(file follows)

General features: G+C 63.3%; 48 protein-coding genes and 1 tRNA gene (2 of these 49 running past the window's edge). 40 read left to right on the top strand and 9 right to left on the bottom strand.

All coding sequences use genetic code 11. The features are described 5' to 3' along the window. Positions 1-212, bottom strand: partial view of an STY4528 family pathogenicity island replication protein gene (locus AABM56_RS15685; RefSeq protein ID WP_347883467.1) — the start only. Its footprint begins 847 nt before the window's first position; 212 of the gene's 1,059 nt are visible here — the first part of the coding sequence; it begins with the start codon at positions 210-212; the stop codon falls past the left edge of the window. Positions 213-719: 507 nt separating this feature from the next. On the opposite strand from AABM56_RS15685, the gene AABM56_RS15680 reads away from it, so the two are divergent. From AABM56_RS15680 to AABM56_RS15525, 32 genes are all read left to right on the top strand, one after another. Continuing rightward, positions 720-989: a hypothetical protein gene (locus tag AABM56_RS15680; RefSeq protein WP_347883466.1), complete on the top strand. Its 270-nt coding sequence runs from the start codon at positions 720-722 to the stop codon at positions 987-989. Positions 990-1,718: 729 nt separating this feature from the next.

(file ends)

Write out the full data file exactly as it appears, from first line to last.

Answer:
General features: G+C 63.3%; 48 protein-coding genes and 1 tRNA gene (2 of these 49 running past the window's edge). 40 read left to right on the top strand and 9 right to left on the bottom strand.

All coding sequences use genetic code 11. The features are described 5' to 3' along the window. Positions 1-212, bottom strand: partial view of an STY4528 family pathogenicity island replication protein gene (locus AABM56_RS15685; RefSeq protein ID WP_347883467.1) — the start only. Its footprint begins 847 nt before the window's first position; 212 of the gene's 1,059 nt are visible here — the first part of the coding sequence; it begins with the start codon at positions 210-212; the stop codon falls past the left edge of the window. Positions 213-719: 507 nt separating this feature from the next. On the opposite strand from AABM56_RS15685, the gene AABM56_RS15680 reads away from it, so the two are divergent. From AABM56_RS15680 to AABM56_RS15525, 32 genes are all read left to right on the top strand, one after another. Continuing rightward, positions 720-989: a hypothetical protein gene (locus tag AABM56_RS15680; RefSeq protein WP_347883466.1), complete on the top strand. Its 270-nt coding sequence runs from the start codon at positions 720-722 to the stop codon at positions 987-989. Positions 990-1,718: 729 nt separating this feature from the next.